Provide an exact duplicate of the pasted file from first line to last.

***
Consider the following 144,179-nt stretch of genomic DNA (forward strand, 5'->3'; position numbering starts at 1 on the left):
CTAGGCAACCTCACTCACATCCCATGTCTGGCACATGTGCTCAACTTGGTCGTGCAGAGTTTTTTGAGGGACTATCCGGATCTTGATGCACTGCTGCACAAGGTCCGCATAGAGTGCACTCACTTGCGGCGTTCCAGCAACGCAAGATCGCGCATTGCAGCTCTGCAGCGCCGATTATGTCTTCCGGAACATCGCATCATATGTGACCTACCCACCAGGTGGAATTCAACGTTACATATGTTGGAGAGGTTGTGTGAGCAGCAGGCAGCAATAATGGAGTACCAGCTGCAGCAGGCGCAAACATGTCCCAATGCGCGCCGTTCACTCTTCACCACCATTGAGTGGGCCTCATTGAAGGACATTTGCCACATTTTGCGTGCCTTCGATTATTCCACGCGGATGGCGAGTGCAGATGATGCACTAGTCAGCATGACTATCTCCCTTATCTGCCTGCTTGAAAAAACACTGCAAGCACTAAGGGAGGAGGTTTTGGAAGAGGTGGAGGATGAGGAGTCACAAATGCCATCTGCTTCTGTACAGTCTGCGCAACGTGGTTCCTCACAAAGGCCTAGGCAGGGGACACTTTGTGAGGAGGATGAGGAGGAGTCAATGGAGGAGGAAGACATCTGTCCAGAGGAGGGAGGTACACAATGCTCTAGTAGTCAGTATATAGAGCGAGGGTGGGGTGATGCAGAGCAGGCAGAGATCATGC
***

Consider the following 144,179-nt stretch of genomic DNA (forward strand, 5'->3'; position numbering starts at 1 on the left):
CTAGGCAACCTCACTCACATCCCATGTCTGGCACATGTGCTCAACTTGGTCGTGCAGAGTTTTTTGAGGGACTATCCGGATCTTGATGCACTGCTGCACAAGGTCCGCATAGAGTGCACTCACTTGCGGCGTTCCAGCAACGCAAGATCGCGCATTGCAGCTCTGCAGCGCCGATTATGTCTTCCGGAACATCGCATCATATGTGACCTACCCACCAGGTGGAATTCAACGTTACATATGTTGGAGAGGTTGTGTGAGCAGCAGGCAGCAATAATGGAGTACCAGCTGCAGCAGGCGCAAACATGTCCCAATGCGCGCCGTTCACTCTTCACCACCATTGAGTGGGCCTCATTGAAGGACATTTGCCACATTTTGCGTGCCTTCGATTATTCCACGCGGATGGCGAGTGCAGATGATGCACTAGTCAGCATGACTATCTCCCTTATCTGCCTGCTTGAAAAAACACTGCAAGCACTAAGGGAGGAGGTTTTGGAAGAGGTGGAGGATGAGGAGTCACAAATGCCATCTGCTTCTGTACAGTCTGCGCAACGTGGTTCCTCACAAAGGCCTAGGCAGGGGACACTTTGTGAGGAGGATGAGGAGGAGTCAATGGAGGAGGAAGACATCTGTCCAGAGGAGGGAGGTACACAATGCTCTAGTAGTCAGTATATAGAGCGAGGGTGGGGTGATGCAGAGCAGGCAGAGATCATGC